On May 14, 2019, the San Francisco Board of Supervisors voted 8-1 to approve a proposal that will ban all city agencies, including law enforcement entities, from using facial recognition technologies in the performance of their duties. San Francisco is the first major city to make such a move, even though debates recently have ramped up regarding the use of facial recognition technologies and whether and to what extent those technologies should be regulated.
Supervisor Aaron Peskin led the proposal, called the Stop Secret Surveillance Ordinance (“Ordinance”). Peskin was quoted as saying the Ordinance “is not an anti-technology policy,” rather it is “an ordinance about having accountability around surveillance technology.” The sole dissenter felt that the Ordinance failed to adequately address concerns regarding public safety.
The Ordinance remains subject to vote at a second meeting, currently slated for May 21, and approval by the City Mayor. If approved, the Ordinance would become effective 30 days after the Mayor’s approval or the Board of Supervisors’ override of any veto.
Pursuant to the Ordinance, city agencies must prepare a surveillance policy, including an impact report, before implementing any new surveillance technologies. The surveillance policy must identify the purpose, proposed deployments and related costs (both financial and in terms of infringement of personal rights) of using the technology. Each surveillance policy is subject to review and approval by the Board of Supervisors after a public hearing. For the surveillance policy to be approved, the related impact report must show that the overall benefits obtained by use of the surveillance technology outweigh the financial and civil liberties costs and that there is no disparate impact on any specific group or community. Expedited reviews may be obtained by the Sheriff or District Attorney if the use of a surveillance technology is required for investigative or prosecutorial functions, and the temporary and short term use of unapproved surveillance technologies may be permitted in exigent circumstances such as imminent danger of death or serious physical injury.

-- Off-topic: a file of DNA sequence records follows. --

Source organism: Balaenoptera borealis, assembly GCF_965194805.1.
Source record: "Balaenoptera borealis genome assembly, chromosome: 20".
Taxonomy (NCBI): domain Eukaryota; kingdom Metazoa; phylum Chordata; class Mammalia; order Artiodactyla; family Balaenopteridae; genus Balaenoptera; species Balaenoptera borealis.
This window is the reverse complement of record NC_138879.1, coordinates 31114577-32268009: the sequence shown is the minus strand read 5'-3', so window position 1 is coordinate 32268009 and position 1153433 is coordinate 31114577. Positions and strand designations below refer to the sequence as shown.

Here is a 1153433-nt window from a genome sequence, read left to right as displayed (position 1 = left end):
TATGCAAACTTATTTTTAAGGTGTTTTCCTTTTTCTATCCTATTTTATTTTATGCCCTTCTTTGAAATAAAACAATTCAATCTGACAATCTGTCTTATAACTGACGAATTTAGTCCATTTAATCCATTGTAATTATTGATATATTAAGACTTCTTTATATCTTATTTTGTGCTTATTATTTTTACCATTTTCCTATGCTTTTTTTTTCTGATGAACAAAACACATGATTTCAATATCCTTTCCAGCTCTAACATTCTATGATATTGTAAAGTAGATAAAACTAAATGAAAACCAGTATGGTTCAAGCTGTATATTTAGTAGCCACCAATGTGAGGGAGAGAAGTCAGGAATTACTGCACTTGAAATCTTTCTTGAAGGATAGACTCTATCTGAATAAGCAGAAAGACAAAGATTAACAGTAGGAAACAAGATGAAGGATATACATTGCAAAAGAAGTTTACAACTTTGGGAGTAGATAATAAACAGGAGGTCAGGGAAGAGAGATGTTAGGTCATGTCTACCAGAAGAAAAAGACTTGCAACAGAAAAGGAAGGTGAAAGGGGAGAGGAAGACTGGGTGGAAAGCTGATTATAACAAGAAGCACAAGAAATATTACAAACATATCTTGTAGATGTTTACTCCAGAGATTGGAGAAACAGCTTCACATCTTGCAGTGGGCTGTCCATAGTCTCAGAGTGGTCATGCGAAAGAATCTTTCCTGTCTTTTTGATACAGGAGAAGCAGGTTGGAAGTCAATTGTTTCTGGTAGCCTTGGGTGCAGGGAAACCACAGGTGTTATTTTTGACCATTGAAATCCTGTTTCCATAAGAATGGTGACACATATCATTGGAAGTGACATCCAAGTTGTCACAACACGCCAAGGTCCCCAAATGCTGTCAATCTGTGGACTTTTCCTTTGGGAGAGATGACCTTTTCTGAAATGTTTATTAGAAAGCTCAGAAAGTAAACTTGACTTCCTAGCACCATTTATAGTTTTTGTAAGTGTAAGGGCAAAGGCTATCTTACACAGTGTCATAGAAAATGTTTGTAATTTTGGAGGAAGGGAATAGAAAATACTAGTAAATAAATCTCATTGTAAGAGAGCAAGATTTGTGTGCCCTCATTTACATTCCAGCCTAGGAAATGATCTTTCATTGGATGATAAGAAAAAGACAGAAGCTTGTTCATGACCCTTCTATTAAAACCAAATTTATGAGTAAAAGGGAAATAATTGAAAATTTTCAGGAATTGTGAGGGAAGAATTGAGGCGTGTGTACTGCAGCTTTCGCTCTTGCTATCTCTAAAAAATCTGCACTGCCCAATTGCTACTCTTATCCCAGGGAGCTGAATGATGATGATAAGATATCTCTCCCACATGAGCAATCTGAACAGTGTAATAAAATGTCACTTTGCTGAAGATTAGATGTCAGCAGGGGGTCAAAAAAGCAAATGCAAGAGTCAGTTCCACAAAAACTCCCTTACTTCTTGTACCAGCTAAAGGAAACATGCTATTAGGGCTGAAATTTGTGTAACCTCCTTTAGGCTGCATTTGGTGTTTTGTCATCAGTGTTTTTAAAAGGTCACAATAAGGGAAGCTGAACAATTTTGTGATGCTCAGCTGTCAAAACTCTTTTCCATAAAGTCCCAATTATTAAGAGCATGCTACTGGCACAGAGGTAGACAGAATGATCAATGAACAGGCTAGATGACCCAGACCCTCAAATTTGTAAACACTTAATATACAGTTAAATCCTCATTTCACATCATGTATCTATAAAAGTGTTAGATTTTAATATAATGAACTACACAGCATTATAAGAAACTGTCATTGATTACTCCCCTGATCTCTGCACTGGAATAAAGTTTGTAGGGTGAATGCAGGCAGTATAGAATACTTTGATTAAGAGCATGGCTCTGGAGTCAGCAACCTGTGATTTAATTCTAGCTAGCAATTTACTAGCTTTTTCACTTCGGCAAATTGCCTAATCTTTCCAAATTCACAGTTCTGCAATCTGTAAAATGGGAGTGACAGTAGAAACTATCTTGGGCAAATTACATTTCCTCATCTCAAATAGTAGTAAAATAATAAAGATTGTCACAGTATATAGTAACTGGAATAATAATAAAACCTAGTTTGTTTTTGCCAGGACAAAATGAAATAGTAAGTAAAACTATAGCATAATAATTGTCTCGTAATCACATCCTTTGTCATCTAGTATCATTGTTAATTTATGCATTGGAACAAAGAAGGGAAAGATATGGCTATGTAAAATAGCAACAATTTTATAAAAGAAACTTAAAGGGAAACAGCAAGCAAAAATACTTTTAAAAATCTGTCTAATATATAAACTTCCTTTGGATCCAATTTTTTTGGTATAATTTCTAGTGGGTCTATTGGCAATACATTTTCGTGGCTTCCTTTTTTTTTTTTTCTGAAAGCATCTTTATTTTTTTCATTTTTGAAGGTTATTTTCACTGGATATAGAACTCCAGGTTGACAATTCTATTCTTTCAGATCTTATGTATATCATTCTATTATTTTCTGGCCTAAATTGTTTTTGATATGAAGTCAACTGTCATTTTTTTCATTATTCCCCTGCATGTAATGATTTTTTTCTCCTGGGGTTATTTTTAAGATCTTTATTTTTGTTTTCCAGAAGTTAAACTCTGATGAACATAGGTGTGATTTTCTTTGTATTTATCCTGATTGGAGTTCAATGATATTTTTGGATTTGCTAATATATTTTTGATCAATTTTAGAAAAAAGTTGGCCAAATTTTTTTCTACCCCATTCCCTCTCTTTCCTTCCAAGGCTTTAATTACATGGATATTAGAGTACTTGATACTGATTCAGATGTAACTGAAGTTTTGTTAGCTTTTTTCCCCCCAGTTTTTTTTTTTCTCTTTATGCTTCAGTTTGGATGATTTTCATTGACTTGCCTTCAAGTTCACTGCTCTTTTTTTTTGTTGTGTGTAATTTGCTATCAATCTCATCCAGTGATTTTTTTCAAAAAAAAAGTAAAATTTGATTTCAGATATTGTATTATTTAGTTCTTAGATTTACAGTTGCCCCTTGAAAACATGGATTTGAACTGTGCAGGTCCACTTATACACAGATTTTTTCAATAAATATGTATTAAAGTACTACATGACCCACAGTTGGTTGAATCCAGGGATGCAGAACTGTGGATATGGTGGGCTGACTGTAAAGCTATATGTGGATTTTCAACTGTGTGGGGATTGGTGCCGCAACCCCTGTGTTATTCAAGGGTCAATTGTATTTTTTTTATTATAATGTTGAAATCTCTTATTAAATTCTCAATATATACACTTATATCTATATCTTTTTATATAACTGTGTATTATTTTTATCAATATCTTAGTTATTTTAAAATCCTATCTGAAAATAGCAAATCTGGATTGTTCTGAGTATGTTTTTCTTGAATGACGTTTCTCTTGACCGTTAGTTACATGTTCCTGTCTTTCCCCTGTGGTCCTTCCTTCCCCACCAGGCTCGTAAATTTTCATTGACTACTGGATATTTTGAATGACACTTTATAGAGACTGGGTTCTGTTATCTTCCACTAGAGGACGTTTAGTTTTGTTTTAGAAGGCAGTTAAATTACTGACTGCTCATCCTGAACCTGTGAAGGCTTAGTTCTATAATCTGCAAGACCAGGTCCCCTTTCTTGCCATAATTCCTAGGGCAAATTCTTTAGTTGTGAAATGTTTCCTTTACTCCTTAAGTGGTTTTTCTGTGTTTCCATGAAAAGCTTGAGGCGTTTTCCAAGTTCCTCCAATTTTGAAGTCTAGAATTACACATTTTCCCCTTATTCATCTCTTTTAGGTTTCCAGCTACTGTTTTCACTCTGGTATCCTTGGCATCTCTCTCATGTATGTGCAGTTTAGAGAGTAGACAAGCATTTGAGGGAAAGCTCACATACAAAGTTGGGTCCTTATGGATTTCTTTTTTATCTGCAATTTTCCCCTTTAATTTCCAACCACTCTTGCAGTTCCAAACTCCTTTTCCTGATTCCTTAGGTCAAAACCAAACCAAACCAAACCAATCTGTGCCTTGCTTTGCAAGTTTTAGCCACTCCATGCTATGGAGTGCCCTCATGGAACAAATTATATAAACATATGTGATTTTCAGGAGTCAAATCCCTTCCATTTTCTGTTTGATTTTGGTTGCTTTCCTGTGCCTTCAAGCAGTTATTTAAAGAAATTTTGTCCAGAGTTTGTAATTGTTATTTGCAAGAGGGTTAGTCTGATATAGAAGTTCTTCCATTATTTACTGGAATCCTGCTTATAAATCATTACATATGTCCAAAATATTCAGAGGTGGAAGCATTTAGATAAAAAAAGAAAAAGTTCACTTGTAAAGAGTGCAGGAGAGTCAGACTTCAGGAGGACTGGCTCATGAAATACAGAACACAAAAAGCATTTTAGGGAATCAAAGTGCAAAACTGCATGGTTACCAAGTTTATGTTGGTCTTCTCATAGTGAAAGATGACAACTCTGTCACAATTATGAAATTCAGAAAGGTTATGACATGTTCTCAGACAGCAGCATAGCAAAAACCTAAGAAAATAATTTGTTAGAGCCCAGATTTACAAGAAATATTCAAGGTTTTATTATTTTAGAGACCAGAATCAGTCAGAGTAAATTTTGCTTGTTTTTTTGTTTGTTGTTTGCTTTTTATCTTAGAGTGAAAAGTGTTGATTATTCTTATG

Even currently deployed technologies must be assessed within 120 days of the Ordinance’s effective date. Further, city agencies may be subject to annual audits of their compliance with approved surveillance policies and must prepare an annual report on existing technologies designed to assess the seriousness of public complaints about the technology, weigh those complaints and any resulting infringement of rights against the benefits obtained in the use of the technologies, and then evaluate that against the financial and resource outlay in employing the technologies.
Pekin’s comments and the proposed public oversight mechanisms embodied in the Ordinance reflect recent concerns raised by civil liberties activists and experts in the field about the rise of the surveillance state. While the technologies can be useful, there are concerns that the widespread use of the technology infringes on basic human rights such as privacy and freedom of expression. Critics also cite studies indicating that facial recognition technologies have alarming error rates and may reflect biases in application, especially for people of color. Even Microsoft, who creates and provides many technologies using the technology, as early as July 2018 called on Congress to create and enforce some regulations on the use of the technology.
A stated purpose of the Ordinance is to ensure “safeguards, including robust transparency, oversight, and accountability measures” are in place “before any surveillance technology is deployed.” As the first major city to take such a step, San Francisco is solidifying California’s place as a leader in the development of protections and regulations in the technology space and in particular in the regulation of personal privacy and data protection in connection with the use of technology.